The E-Reader Landscape Part I: Converting Hard Copy To Personalized Edoc Format
Image by permissions from Project Gutenberg
The day I decided to start a blog I faced a problem. How do I find all the information I am looking for via the internet. I don’t like reading hard copy material because I have become addicted to easy internet access to whatever I am looking for without having to buy books or go to the library for documentation. If I want to present stories about information that is difficult to find for you the reader to glean from, I need copious amounts of data gathering ability to get my blogs out there. Hard copy material simply won’t do.
The day I started to write novels, I was faced with a new problem. Classic novels that I want to read on my iPad or Kindle device (if I had one) for inspiration are not readily available in original e-reader format. I found out, to my chagrin, that the major publishers that control the most famous novels that I want to read on my electronic devices, including my iPhone, have not joined the eBook party yet. Even though it is the wave of the future.
This inspiration I sought after harks back to one of my first blogs written, the “Tom Sawyer Wannabe”, and it became a revelation. The protagonist became one of my favorite characters, along with Huckleberry Finn, because I knew that some of their most celebrated antics were analogous to many of the things I got into when I was a boy. But, to my wife’s amazement, I had never actually read about the adventures of either character in the novels made famous by Mark Twain. Even though she had. For shame!
What Do I Do?
The first thing I did was go online to the Amazon website and look for hard copies of those two books, along with one more, that I decided to be the ones I chose to read first:
- The Adventures Of Tom Sawyer
- The Adventures Of Huckleberry Finn
- The Great Gatsby
If worse came to worse, I would at least have the paperback versions to read, even though I don’t like to read books that way. I didn’t want to check out hard copies in the library or find out if that institution even had some of the (original versions of) classics in e-reader format. My own visible personal library would prove that I had read each book (or at least faked it).
I also wanted to get the types of copies that closely matched the original books printed with all the inclusive original artwork or documents presented by the author. Later versions seem to miss the boat on this point and blur the line on the intentions of said author when his or her novels were first printed.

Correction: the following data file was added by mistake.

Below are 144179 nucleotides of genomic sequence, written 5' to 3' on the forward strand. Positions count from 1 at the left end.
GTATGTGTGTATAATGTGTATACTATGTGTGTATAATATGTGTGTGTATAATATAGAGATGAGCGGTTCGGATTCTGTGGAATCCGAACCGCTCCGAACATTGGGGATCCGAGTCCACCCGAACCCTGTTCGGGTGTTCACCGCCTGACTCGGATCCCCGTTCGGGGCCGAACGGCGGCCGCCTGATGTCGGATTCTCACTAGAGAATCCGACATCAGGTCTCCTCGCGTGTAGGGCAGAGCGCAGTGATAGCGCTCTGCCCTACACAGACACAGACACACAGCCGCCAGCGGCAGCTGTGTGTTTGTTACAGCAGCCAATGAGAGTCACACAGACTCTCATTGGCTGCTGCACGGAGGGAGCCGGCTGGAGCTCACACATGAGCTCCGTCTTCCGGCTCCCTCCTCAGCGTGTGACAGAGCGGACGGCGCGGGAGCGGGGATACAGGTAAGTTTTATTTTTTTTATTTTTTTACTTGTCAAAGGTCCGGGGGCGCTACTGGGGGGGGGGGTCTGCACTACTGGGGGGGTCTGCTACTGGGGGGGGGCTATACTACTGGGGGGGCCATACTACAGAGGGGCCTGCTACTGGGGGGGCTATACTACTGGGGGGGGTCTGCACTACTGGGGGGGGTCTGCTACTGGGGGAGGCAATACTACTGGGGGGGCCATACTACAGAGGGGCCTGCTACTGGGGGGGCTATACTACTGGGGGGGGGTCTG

So, just like in the efforts I put forth to write my blogs, I searched for answers. What I found proved to be a much more difficult journey than I had first anticipated. I came close to giving up until I discovered an answer by accident.
I found The Adventures Of Tom Sawyer in ebook format first on Google Books, but when I tried to read it on my iPad, I discovered it was presented with text-only format having none of the fabulous artwork included. Also, it was unwieldy to expand the copy so that it was easy to read on an electronic device. And if you wanted to pick up where you left off, forget it. After a period of time passed whereby no reading took place, that eBook returned to the title page. I then had to start from the beginning and search for my previous stopping point. Frustrating!
I then found a more user-friendly version on Planet Book , but again, I found no pictures or copies of original documents as presented in the the first publications.
Finally, I discovered what I was looking for on the Project Gutenberg website which gave the following upfront description of what they are all about.
Project Gutenberg And Me
To wit (As described on their main page):
“Project Gutenberg is a library of over 60,000 free eBooks. Choose among free epub and Kindle eBooks, download them or read them online. You will find the world’s great literature here, with focus on older works for which U.S. copyright has expired. Thousands of volunteers digitized and diligently proofread the eBooks, for enjoyment and education.“
Surprise, surprise! Not only was the book in eBook format, but a picture of the original book cover was included, as well as a complete collection of all the artwork and copies of timeworn documentation. A picture of the original first page of each chapter was included as well. Voila!
Still, all of that success left me wanting for more. And I digress.
I desired to have the following:
- To circumvent the single spacing of the typewritten dialogue and create a double spaced format for easier reading
- Have a definitive bold chapter title positioned to replace the existing one tied to the picture of the copy of the original first page
- Have a large drop cap letter to start off the first paragraph of each chapter
- To create a format that would be acceptable for reading on an electronic device in expanded text to satisfy the restrictive requirements in place. That means keeping all the text, no matter what size chosen, within the borders of the device you are using. No side-to-side scanning for text off the page allowed.
I would have to play the game of experimentation with free resources at my disposal. So I began a frustrating journey with failed attempts along the way. The next blog will show you the steps I took to begin, but not entirely finish, the task I set out to complete.